Higher airfares affect local travelers

Published On: Feb 05 2013 03:30:11 PM EST   Updated On: Feb 05 2013 06:41:38 PM EST

VIDEO: Drivers aren't the only ones who are feeling the pain at the pump. The rising price of gasoline is now causing airfare to go sky high.


Dana Stroud flies to Dallas a lot for work, but her next ticket is more than $100 higher than usual.

"I'm a little concerned about the increase in airfare, so it's not making me a happy camper, but you know, the price of everything goes up and you just have to learn to deal with it and budget accordingly," Stroud said.

Travel agent Lindsay Hardy, of Travel Leaders of Jacksonville, said the spike in airfare is because fuel prices are going up, which means airlines are cutting back on scheduled flights, so fewer seats are available.

In northeast Florida, that's causing many families to stay home.

"I have a family of five, so to me that means maybe spending more time at Jacksonville's beaches and the zoos and our own venues here in Jacksonville, which could be a great thing," Jackie Keiser said.

"I think it's a hindrance to the economy," Erik Head said. "I think you've got to keep fares low so people can travel and do business and go see family and do the things that are important in life."

Hardy has some helpful tips if for those who still plan on booking a flight.

"Book early, avoid Fridays and Sundays. Those are the most traveled days of the week," she said. "And try to look at other airports -- Daytona Beach or Orlando. You may find better options. And then be flexible on your dates."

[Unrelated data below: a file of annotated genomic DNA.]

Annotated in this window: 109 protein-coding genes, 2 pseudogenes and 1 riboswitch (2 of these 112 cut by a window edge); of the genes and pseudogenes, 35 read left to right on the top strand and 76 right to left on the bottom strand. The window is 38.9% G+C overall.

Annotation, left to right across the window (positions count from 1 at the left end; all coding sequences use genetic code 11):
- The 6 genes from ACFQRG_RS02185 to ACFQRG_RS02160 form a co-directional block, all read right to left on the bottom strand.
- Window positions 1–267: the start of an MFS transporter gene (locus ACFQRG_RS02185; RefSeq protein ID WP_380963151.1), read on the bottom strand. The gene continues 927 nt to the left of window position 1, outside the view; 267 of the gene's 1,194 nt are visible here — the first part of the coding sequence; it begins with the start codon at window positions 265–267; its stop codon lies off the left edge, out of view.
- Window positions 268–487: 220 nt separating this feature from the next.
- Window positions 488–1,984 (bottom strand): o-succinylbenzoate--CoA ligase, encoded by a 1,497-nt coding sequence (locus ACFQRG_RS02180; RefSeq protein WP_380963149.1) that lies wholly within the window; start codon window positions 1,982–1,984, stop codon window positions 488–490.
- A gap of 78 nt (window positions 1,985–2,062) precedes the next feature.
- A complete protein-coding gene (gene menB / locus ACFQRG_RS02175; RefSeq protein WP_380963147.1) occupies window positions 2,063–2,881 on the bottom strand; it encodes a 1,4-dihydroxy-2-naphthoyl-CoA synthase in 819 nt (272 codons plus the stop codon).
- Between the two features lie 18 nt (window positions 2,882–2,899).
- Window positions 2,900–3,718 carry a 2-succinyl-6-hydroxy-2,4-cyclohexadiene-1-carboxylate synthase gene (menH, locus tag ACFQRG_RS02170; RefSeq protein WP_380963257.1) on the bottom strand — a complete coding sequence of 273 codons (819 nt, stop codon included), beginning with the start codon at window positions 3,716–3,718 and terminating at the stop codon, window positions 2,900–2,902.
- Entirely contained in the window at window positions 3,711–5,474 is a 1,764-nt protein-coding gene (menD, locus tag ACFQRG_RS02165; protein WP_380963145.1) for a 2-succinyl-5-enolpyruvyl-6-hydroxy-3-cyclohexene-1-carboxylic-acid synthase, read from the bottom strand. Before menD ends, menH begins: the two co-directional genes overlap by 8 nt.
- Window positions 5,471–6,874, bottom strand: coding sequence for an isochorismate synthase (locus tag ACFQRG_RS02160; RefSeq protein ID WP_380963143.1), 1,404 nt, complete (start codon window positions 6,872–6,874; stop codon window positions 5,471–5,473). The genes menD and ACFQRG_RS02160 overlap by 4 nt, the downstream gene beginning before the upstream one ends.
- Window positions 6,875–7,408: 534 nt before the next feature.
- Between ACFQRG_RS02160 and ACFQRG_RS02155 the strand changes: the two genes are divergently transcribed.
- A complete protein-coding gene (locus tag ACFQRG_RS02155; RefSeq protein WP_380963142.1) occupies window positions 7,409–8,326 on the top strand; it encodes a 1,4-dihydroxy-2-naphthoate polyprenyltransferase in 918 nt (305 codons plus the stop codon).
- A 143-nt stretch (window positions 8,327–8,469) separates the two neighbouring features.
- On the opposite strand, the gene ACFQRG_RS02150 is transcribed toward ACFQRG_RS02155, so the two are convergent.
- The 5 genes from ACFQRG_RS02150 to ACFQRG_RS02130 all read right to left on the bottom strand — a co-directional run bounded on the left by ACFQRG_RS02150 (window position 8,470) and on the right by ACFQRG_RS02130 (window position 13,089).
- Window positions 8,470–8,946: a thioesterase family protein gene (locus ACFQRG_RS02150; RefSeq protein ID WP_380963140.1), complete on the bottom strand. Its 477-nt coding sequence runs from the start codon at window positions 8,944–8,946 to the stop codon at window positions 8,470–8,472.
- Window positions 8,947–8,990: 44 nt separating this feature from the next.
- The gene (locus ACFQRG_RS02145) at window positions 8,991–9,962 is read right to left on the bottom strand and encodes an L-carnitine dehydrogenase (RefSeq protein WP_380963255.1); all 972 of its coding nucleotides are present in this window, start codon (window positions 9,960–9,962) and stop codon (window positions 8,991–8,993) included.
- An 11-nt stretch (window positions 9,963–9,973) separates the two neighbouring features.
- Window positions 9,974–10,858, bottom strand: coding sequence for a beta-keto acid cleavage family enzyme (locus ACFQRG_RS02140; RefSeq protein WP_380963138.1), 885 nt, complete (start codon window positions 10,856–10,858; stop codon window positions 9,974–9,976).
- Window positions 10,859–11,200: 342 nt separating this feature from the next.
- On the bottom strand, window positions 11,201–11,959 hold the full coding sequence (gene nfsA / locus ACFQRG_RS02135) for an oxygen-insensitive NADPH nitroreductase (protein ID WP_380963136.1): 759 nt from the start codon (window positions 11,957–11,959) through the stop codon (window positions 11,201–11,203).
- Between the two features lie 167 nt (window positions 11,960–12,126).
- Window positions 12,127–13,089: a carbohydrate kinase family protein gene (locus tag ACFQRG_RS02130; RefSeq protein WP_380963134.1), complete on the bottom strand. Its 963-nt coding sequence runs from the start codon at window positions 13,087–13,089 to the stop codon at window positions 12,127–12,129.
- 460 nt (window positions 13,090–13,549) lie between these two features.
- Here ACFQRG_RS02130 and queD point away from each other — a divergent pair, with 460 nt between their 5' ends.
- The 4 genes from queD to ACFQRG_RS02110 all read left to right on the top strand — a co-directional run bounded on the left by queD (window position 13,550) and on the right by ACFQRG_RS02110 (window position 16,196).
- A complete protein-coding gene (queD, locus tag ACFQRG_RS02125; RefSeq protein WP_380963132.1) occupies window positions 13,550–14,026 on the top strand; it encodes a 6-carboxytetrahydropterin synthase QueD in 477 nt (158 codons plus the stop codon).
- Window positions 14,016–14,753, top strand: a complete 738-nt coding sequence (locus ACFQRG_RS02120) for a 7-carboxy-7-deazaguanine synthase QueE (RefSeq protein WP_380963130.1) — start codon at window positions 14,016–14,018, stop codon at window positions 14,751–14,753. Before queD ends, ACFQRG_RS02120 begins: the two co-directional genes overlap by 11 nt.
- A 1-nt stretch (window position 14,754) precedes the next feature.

Even though prices have gone up, February is typically a cheaper time to fly.

"When kids are out of school, the airfare is higher, so you want to avoid summer, spring break, the holidays," Hardy said. "So if you can go in the spring or fall, you can save hundreds of dollars on airfare."

Hardy said those overwhelmed trying to find a good fare should call a travel agent.

"Travel agents have global networks and we have access to things that the consumer doesn't," she said.

That's something Stroud may consider if flights to Texas keep going up.

"We're still going. We'll just have to cut back in other areas, but we will still go," she said.


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